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Gary CARPENTER (b. 1951)
Ein Musikalisches Snookerspiel (1991)a [8:21]
Da Capo (1981)b [6:40]
Distanza (2004)b [11:02]
Van Assendelft’s Vermeer (2004)c [4:06]
After Braque (2006)b [12:48]
Die Flimmerkiste (1982)b [25:33]
Pamela Nash (clavichord)c; Ensemble 10/10/Gary Carpentera, Clark Rundellb
rec. Philharmonic Hall, Liverpool, 12 May 2007 (Ein Musikalisches Snookerspiel) and 15 January 2007 (After Braque, Die Flimmerkiste); Bushell Hall, Birkenhead, 20 October 2006 (Distanza, Da Capo) and Concert Room, Royal Academy of Music, London, 15 December 2006 (Van Assendelft’s Vermeer)
NMC D111 [69:30]
Experience Classicsonline

Several years ago, I heard a tape of Carpenter’s early orchestral work Amethyst Deceiver (1982) and I immediately felt that here was a composer whose music I would like to hear more often. I had to wait until this disc was released.
The works recorded here span some twenty years of his composing career, from a fairly early work, Da Capo (1981) to a quite recent one After Braque completed in 2006. Through this disc his musical progress, both in its diversity and its consistency, may be appreciated.
Da Capo is for six players (alto flute, English horn, bass clarinet, viola, cello and piano) and is described by the composer as a short Scherzo and Trio. The whole amounts to a lovely work that never outstays its welcome.
From 1974 to 1976 Carpenter worked as a ballet repetiteur and conductor in a minor opera house in Krefeld, Germany. “Die Flimmerkiste is a diary of sorts, in which many of the people and events encountered in Krefeld are remembered”. This work commissioned by Odaline de la Martinez and Lontano is yet another suite laid-out in three ‘volumes’: Volume 1 consists of twelve very short portraits (played without a break), Volume 2 has just one longer movement (although it too is made up of thirty-eight interlinked movements). Volume 3 consists of seventeen short portraits (again played without a break). These short portraits are in turn mildly ironic and affectionate, but always with a pinch or three of salt. The title refers to “a dodgy but characterful bar, attached to a small fleapit cinema”.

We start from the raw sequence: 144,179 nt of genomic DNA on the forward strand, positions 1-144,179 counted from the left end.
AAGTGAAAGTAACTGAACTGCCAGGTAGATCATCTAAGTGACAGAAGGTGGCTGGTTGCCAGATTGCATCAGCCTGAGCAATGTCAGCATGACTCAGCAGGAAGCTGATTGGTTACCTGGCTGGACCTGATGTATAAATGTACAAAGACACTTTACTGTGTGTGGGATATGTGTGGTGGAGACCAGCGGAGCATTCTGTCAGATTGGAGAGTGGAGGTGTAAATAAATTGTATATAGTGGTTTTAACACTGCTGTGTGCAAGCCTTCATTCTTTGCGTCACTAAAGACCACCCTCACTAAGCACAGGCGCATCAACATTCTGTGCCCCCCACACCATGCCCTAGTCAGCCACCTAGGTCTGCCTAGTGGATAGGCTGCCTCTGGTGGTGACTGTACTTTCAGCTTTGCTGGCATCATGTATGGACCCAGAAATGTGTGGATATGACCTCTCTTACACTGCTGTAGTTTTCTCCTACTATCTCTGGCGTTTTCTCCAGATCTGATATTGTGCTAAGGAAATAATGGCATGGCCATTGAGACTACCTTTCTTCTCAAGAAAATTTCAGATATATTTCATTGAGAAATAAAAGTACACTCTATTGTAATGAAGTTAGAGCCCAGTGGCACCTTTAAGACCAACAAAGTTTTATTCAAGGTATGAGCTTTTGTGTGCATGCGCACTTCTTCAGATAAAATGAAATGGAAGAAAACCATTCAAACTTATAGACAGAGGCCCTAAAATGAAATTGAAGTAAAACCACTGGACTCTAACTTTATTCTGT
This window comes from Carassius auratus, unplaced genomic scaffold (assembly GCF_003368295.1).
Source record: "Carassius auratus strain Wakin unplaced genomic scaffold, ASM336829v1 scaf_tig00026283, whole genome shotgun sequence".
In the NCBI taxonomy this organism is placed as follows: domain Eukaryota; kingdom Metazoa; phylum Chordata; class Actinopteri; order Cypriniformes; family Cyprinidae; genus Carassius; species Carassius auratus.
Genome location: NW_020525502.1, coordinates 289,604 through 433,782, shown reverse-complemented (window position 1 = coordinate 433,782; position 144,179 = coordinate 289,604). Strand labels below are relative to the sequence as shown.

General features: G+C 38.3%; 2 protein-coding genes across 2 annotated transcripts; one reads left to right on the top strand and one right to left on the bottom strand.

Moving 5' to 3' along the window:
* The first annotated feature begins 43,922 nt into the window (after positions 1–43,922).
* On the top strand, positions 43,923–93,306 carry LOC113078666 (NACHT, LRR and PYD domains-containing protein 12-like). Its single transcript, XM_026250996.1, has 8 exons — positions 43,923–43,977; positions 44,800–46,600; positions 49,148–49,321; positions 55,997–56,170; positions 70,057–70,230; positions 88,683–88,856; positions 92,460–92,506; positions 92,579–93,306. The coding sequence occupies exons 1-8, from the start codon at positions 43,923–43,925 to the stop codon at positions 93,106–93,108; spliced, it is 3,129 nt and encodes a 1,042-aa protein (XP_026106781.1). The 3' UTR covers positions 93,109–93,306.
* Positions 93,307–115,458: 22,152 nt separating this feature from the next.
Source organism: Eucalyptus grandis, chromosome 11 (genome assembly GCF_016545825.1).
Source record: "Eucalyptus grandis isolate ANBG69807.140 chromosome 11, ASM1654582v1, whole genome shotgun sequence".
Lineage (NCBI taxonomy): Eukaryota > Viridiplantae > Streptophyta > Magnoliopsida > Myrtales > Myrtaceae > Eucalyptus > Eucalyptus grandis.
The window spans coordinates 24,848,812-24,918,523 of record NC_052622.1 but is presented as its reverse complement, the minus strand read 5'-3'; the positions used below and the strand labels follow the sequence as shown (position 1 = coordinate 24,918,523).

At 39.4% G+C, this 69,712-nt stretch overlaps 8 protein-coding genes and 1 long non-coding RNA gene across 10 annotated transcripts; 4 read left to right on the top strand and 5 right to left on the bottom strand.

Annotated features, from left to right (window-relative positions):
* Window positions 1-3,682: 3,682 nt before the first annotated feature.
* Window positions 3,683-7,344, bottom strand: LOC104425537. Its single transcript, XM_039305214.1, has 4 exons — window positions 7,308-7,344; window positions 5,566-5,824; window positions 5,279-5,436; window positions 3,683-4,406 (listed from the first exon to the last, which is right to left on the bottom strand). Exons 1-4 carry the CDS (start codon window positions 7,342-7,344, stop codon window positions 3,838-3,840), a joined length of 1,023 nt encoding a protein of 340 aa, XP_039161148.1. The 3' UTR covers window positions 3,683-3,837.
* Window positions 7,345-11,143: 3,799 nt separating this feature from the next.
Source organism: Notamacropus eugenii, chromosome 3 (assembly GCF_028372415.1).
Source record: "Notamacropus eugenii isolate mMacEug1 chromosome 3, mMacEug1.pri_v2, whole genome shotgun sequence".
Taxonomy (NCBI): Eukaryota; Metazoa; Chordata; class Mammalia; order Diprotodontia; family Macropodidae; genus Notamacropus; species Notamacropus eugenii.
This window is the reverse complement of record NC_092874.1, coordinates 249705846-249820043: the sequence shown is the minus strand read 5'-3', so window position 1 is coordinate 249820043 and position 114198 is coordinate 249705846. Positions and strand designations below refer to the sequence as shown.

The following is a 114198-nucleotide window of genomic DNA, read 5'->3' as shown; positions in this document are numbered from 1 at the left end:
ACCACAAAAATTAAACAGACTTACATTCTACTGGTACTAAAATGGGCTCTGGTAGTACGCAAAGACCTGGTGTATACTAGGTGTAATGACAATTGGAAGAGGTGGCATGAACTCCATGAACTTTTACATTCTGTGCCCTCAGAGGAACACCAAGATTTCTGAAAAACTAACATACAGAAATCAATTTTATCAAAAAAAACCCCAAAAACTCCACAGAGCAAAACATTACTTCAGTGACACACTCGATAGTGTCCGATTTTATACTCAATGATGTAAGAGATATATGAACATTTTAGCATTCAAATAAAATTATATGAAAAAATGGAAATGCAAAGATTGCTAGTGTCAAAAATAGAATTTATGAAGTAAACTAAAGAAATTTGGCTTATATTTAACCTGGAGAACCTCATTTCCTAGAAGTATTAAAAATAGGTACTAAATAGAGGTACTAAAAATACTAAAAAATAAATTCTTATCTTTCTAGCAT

Ein Musikalisches Snookerspiel was composed for a short series of concerts promoted by the New Macnaghten Concerts entitled ‘Mozart to Post-Modernism’. Three composers (Nicholas Maw, Colin Matthews and Gary Carpenter) were requested to realise “Mozart’s proto-aleatory Ein musikalisches Würfelspiel”. Carpenter’s work was written in great haste, which – I must say – does not show in the music. The work is scored for wind octet and the music makes play with Mozart, the Mozart tune being constantly put into unexpected and at times mildly dissonant contexts. In his insert notes, the composer goes into considerable detail as to how the music is based on modern snooker; but – and it is a big but – I will not tell you much about it myself since I never played snooker! Suffice to say that this is a funny, well-made piece revealing one of Carpenter’s musical hallmarks: humour.
In striking contrast, Distanza for twenty-three players is a rather more serious piece based on a chanson by Jacques Arcadelt. The composer puts this through various hoops, by turn serious, lively, rhythmically alert, sometimes with a shade of Stravinsky. The title may be understood in different ways: distance between the times of Arcadelt and of Carpenter, distance achieved by the physical layout of the ensemble and “the aesthetic distance between the religious nature [of Arcadelt’s song] and [my] pervasive use of samba rhythms and harmonic gestures”. The end result is a beautifully made, attractive piece full of imagination and, for all its sophistication, readily accessible.
Van Assendelft’s Vermeer is a short piece for clavichord dedicated to Pamela Nash who plays it here. The title apparently refers to a painting by Vermeer A damsel playing on the clavichord mentioned in an inventory of property belonging to the widow of Nicholas Van Assendelft. The music never attempts description; rather it is a study of the clavichord’s “small and evanescent sound”. Unlike the other works recorded here, the music is full of tiny sounds and many silences, in an almost pointillist way.
After Braque, completed as recently as 2006, apparently exists in different versions, including this one for an ensemble of twenty players. It is cast as a suite consisting of three movements separated by two short interludes, the latter being instrumental versions of solo songs from an continuing opera project. The music does not directly evoke Braque’s work or any particular painting of his, except that the titles of the two interludes refer to two of his canvases. The most remarkable feature is the richly rhythmic nature of the music, that again may bring Stravinsky but also Jolivet to mind.
These attractive works are superbly played by all concerned and the disc as a whole is engaging from first to last, while the music succeeds in remaining accessible for all its technical sophistication and its rhythmical complexity. Judging by these works, Carpenter’s music is very often quite earnest but leavened by a gleam of humour - undoubtedly one of its most endearing qualities.
Hubert Culot


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